It was already twilight in the wooden shack, so we lit lamps.  I lay down on the small couch and fell asleep; in the meantime the others destroyed the instruments.  Seeing the lights, the Russians tried to range fire at the shack.  My comrades switched the lights off and dragged me out into the protection of the rocks, where I woke up.  Then the firing ceased.

In one of the positions of the fort company we found out that a mounted patrol with 10-15 members had also crossed the Hungarian defensive lines and was in our vicinity.  In the morning I looked for the owner of the cart, waiting for it in a well-protected place, and we hurried towardsKözéplok.   Suddenly a Hungarian armoured train appeared on the railway lines running parallel with the road.  Its gun fired at the enemy attacking from the pine wood forest, which was on fire.  The counter-fire threatened not only the armoured train but us too because there was no more than a 25-30 metre distance between the line in the middle of the road and the railway.   The train disappeared into a deep railway cutting,  and we did not see it any longer.  Anyhow, there was no more railway traffic.

We arrived at the construction branch of the 16th Fortification Department of the Hungarian Army about an hour later.  A painful sight awaited us.  The complete staff of the department: soldiers, employers, foremen, construction labourers, forced labourers and women and children visiting them, together with the carts of the transport column, were ready to set off into the direction of Békás, on the cartways running on the banks of the Hidegség pataka.

I led the outpost of the column on foot, together with 5-6 ground-men from Csongrád, armed with the rifles salvaged from the student camp.  22 carts came behind us, and the forced labourers went on foot with their families behind the carts.  My friend, Muzsay was the rearguard together with the foremen.

The increasing tumult of battle with single and prolonged fire, as well as sporadic heavy arms fire, could be heard from the western end of Gyimeslok.  We had already left the field sentry post erected at the outskirts of the village when the ensign and the cadet sergeant, who were travelling in the middle of the cart column, observed that a few pans and paramilitary rifles drawn from the authorities against a receipt stayed with them.  I got a command and a cart to go back and resolve this problem.  The commander of the field outpost was cleverer because, pointing at the houses of the village on fire, he did not let me go back and he verified the receipt by his signature.

We kept advancing on the road line marked on the map of the ensign after that.  When it got dark, we heard the clattering of water bottles, mess-tins, bayonets and field spades.  We met a Székely frontier guard unit, retreating or advancing into the defence line in the bed of a stream which was running through a small village.   The lieutenant, who was commander of the rear guard, made a very pointed remark about the vagabonds115 disturbing the movements of the army.  I “humbly reported”  our destination to him.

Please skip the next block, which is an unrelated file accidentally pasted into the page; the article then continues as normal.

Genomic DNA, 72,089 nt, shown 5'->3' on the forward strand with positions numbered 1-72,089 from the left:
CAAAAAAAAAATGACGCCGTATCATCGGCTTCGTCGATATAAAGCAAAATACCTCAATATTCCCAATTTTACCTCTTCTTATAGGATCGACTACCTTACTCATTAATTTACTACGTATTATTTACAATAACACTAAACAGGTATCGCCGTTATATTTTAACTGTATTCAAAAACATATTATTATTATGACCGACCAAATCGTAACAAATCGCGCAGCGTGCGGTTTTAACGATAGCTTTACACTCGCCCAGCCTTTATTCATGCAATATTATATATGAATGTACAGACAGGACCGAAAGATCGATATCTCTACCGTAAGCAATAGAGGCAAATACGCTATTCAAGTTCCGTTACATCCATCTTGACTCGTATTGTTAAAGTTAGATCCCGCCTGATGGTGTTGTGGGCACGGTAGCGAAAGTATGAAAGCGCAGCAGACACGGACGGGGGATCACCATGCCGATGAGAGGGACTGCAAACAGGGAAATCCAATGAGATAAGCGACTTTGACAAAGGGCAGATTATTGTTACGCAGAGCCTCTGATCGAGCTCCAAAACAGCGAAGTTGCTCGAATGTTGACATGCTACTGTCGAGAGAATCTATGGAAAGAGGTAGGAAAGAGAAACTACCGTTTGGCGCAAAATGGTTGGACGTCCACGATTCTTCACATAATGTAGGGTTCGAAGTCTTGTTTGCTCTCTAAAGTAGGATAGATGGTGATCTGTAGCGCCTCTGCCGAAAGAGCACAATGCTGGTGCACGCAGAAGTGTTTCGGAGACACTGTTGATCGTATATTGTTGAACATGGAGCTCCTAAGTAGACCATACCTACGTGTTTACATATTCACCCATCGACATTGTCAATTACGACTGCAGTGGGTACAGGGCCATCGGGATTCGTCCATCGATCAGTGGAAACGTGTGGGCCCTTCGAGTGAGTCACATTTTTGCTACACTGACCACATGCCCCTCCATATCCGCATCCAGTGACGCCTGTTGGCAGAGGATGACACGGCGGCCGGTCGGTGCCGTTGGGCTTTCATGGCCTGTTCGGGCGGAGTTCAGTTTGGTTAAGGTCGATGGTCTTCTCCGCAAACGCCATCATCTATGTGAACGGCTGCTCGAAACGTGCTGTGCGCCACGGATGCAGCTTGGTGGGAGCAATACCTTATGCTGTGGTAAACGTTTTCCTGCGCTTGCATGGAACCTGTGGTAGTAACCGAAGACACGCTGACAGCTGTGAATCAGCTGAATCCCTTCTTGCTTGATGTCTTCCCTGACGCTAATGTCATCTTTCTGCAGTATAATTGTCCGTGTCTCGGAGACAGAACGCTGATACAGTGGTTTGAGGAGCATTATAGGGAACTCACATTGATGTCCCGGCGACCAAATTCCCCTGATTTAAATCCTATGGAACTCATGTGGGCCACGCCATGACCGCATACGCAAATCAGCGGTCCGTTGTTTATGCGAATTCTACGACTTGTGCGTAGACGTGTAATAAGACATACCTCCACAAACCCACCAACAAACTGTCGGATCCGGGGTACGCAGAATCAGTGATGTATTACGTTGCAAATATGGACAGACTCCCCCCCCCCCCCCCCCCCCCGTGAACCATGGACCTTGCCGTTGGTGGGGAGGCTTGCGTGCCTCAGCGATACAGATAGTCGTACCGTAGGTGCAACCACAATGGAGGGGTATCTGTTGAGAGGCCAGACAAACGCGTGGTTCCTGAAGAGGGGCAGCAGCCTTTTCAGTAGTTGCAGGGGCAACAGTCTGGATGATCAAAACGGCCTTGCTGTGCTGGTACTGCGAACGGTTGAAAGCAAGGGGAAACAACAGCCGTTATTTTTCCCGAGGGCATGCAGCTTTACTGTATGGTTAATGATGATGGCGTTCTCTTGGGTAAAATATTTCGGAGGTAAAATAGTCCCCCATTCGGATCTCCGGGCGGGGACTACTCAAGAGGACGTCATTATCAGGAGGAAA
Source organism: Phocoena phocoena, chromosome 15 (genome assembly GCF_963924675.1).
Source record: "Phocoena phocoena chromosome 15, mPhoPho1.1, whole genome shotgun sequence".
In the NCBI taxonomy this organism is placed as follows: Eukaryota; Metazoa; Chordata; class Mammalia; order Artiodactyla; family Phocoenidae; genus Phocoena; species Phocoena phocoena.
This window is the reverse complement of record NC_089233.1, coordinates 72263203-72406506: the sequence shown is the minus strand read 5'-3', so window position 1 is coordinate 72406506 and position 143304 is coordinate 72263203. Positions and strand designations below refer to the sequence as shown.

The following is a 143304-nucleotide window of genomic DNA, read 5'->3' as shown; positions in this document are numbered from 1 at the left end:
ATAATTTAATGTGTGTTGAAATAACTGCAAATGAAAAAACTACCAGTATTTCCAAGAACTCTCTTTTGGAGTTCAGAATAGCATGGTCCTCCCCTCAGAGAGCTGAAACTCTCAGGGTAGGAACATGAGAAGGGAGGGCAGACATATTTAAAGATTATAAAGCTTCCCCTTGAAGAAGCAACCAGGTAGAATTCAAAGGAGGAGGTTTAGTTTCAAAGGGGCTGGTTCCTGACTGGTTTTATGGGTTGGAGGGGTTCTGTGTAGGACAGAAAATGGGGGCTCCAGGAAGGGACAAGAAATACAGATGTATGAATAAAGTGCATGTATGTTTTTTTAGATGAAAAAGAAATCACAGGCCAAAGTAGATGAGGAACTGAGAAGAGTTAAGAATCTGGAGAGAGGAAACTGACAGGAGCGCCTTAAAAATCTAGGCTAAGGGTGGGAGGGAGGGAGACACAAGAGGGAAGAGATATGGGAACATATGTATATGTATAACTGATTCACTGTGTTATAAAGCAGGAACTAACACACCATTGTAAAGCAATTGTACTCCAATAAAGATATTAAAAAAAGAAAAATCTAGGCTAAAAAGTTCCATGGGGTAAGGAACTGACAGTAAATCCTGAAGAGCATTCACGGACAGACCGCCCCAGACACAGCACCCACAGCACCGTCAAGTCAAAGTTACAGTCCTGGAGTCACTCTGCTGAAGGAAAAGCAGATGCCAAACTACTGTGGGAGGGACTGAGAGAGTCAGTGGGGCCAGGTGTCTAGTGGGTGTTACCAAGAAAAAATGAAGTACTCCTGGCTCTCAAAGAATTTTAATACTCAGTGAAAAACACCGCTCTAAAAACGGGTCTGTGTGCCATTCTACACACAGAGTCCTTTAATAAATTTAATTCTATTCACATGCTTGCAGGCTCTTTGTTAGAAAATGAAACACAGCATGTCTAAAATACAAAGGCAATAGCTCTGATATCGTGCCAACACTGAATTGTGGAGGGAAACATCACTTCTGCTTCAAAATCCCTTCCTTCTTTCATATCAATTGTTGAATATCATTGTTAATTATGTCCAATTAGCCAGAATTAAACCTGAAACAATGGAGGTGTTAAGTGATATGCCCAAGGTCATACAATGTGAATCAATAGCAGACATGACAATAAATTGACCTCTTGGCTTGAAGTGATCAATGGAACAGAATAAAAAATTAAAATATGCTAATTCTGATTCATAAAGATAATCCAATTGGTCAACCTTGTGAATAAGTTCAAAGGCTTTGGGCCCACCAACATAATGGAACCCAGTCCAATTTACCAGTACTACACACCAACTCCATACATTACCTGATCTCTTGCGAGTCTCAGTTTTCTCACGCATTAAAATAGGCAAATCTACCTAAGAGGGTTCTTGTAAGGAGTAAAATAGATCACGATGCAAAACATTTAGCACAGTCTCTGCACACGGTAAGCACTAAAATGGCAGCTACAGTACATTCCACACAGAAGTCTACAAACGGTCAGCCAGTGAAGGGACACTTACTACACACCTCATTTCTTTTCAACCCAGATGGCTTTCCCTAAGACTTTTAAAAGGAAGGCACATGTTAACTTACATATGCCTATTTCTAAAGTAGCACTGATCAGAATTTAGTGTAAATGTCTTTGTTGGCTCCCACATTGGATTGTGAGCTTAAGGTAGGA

We arrived without human and material losses at Gyergyószentmiklós next day.  We camped on the arena of the stadium.  Our commander went to report to the 3rd Fortification Group Headquarters.  He was received with great rejoicing, and he found out that we were the last unit to come out of Gyimesközzéplok and that we had already been declared missing.  My friend and I got were discharged that very afternoon.

I wrote this basic report because these fortification constructors have a role in history as the constructors of the Árpád-line or the Margaret-line.  However, these lines were built by fortification units up to the last moment. In my experience, these fortification elements were not utilised.  I found a Yugoslav air-cooled machine-gun in such a concrete ring.  I did not see Hungarian armour piercing arms at all.  At that time the defile did not get any air support.  Even before 1st September a Russian reconnaissance aircraft had been circling over the defile without being disturbed; nobody shot at it.  When we left Csíkszentdomonkos, we saw 9x3 or 27 Ju-87 dive-bombers flying over the defile and attacking it.  We heard terrible sounds from the mountains and were happy to see the return of these circling bombers which also protected us.

We met the German reinforcements on the high road between Gyergyószentmiklós and Marosfő.  With twin-barrelled and four-barrelled automatic guns they went to face the Roumanians.”

The Gyimes valley block had to be given up because of the unresolved logistic supply and because it was outflanked, but the surrounding mountains and the defile itself remained in Hungarian hands for more than three weeks.

115 Vagabund: Latin word, used for the tramps in Hungary at that time.